Thursday 1 April 2021

Critique Corner - March

Welcome to our Discovering Diamonds feature, Critique Corner, where our cover design experts volunteer kind, expert, and constructive critiques to help our readers make the most of their cover designs. Since Discovering Diamonds began in 2017, Cathy Helms of and Tamian Wood of have been co-judging the monthly cover design competition for the site. And since their selected designs have been so well received, they would like to share with all the #DDRev's fans and followers, some pearls of wisdom from their combined 40 years in the cover design business - so, over to Cathy and Tamian...
This month we have a cover submitted by Diane Byington:

Thanks for sharing your cover Diane! We appreciate your participation.

Tamian's response:

I have to say, there's not a lot I can pick at on this cover. It's clearly well done. The font choices are clean and classic, there's a pure and simple concept, it's not busy or cluttered and it has good contrast. If I had to guess, I'd say this was professionally designed, and not a DIY. 

My only nitpick would be that I'm not seeing anything that places it in the '60s on this cover. Perhaps had there been some kind of psychedelic graffiti/peace sign, or some other iconic '60s symbol on the shoe, (a daisy flower maybe?), it might have given that hint. All in all though, It's quite lovely and inviting. Nice work.

Cathy? What say you?

Cathy’s Response:

A nice, clean and balanced cover design! Typography is easy to read and well placed. I like how the title fits nicely inside the shoelaces where they are laying on the background.

Without looking up the title on Amazon, I would guess that this is a modern mystery. But I see that the genre listed is Historical Fiction. The shoes do look as if they might be from the 1970’s or 1980’s? But they are not immediately placing me in the past, if that makes sense? I’d like to see some other detail that would clearly place this novel in the correct period so potential readers would know what to expect overall. That could simply be done by using a period font for the title as I would hate to change anything about the overall design. While the font chosen for this cover (possibly Sabon or Garamond font families) is used quite often on historical, classical covers, I still feel that we need something else in this design to nail the correct period for this novel.

Also a suggestion: one of the top details in book cover design trending now is allowing some part or element of the background/artwork to intersect with the title letters. So, I would have let the shoelace interweave or lay over the title to give the cover a more three-dimensional feel which is so popular in publishing right now.

Below is a quick and dirty edit of that shoestring to illustrate what I am describing:

Overall, this is a well-crafted book cover design. Good job!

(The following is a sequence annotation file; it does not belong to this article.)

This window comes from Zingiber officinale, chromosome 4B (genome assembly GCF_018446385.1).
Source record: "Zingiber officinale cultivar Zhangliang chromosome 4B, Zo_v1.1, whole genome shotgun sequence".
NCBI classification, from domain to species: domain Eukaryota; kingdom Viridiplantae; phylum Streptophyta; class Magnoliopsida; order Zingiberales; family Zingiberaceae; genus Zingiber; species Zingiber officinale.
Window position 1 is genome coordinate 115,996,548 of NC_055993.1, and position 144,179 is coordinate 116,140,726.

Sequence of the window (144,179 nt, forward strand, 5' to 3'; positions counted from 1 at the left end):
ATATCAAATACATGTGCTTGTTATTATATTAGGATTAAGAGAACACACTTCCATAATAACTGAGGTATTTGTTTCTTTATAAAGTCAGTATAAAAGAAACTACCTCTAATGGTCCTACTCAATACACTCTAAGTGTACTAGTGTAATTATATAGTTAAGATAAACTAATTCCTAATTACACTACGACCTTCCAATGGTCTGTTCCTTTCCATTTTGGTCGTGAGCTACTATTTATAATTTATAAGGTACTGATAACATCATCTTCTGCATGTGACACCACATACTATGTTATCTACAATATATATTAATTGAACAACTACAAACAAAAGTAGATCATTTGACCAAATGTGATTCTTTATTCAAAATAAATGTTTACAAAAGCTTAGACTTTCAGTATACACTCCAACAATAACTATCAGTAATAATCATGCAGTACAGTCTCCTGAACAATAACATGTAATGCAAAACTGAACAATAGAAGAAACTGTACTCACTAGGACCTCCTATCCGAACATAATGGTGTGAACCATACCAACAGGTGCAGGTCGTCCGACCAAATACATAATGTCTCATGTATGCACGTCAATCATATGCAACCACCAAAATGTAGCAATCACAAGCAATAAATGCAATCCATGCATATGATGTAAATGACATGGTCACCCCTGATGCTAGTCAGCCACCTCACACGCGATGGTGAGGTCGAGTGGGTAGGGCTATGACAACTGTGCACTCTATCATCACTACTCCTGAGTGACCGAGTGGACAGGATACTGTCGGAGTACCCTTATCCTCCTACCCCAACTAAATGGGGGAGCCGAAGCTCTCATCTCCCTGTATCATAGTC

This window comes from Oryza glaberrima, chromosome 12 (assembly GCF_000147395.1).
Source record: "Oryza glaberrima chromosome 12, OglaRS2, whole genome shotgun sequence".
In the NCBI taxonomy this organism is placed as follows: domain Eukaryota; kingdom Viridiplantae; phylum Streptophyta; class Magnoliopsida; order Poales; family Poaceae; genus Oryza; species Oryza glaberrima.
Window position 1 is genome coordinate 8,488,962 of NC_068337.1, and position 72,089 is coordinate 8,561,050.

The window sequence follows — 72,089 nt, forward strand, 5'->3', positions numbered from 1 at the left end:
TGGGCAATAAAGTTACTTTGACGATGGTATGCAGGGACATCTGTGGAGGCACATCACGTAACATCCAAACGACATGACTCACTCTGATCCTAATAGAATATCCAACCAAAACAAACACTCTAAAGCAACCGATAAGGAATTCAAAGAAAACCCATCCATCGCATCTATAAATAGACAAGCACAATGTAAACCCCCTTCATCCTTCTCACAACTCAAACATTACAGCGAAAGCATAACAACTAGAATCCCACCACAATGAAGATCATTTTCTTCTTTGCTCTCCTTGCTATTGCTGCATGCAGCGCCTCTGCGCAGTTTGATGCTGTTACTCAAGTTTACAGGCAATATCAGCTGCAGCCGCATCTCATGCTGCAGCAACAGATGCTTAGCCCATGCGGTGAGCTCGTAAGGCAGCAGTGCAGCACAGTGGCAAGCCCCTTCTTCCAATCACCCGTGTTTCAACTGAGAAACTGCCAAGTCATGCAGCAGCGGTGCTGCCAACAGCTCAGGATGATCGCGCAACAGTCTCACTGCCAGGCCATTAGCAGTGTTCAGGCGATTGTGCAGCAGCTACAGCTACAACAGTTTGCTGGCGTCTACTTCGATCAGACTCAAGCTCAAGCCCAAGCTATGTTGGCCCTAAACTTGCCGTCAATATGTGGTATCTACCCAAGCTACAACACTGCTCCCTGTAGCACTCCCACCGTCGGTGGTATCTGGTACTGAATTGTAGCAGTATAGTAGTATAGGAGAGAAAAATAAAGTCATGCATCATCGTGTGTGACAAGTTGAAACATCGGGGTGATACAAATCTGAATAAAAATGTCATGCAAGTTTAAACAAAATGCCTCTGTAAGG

We do hope that our readers might pick up on a few tidbits of good design points while reading our commentary. And again, we thank our volunteer authors for willingly submitting their book covers for a free and no-strings-attached constructive critique of their designs. 

Until next time, be safe and be well!

Anyone wishing to submit their cover for our two graphic designers to critique, please contact either designer directly:

Tamian at

Cathy at

Due to their schedules, future critiques will be posted here once a month on  the day following the Cover and Book of the Month announcement (i.e the end of each month)  and often re-shared on Tamian and Cathy's individual blogs. as long as we have enough submissions.

Discovering Diamonds will not always be able to review the book selected for a cover critique and cannot, therefore, guarantee the quality of the text narrative.

Copyright Disclaimer

The Fair Use Doctrine of copyright law states that there is no copyright violation when a necessary portion of a work is presented as part of commentary or criticism of that work. Copyright restrictions on a book cover are further weakened by the fact that a cover is meant for exposure and advertising; while this is a critique article, the book covers and authors are still receiving exposure for potential new readers. The bottom line is that we, the designers offering free design critiques, are not liable for how any of the suggestions discussed in this blog may be used, interpreted or incorporated in published works. We have offered our help with no strings attached – use any of our suggestions at your own risk.

We will always supply a direct link to Amazon whom the authors/publishers have authorized to promote and sell the books we display on this blog. It is ultimately our goal to help authors better present and market their books – our area of expertise being design and marketing. However, we offer our professional input solely for the betterment of the authors who have willingly submitted their published book covers for our review. We do not accept any monetary compensation for the review.

Views Disclaimer

The opinions expressed in this blog entry are not necessarily held by Discovering Diamonds or any of its affiliated members. The opinions expressed in Critique Corner, while given by both formally educated and experienced graphic designers, are still open to interpretation by the best of those in the publishing business.

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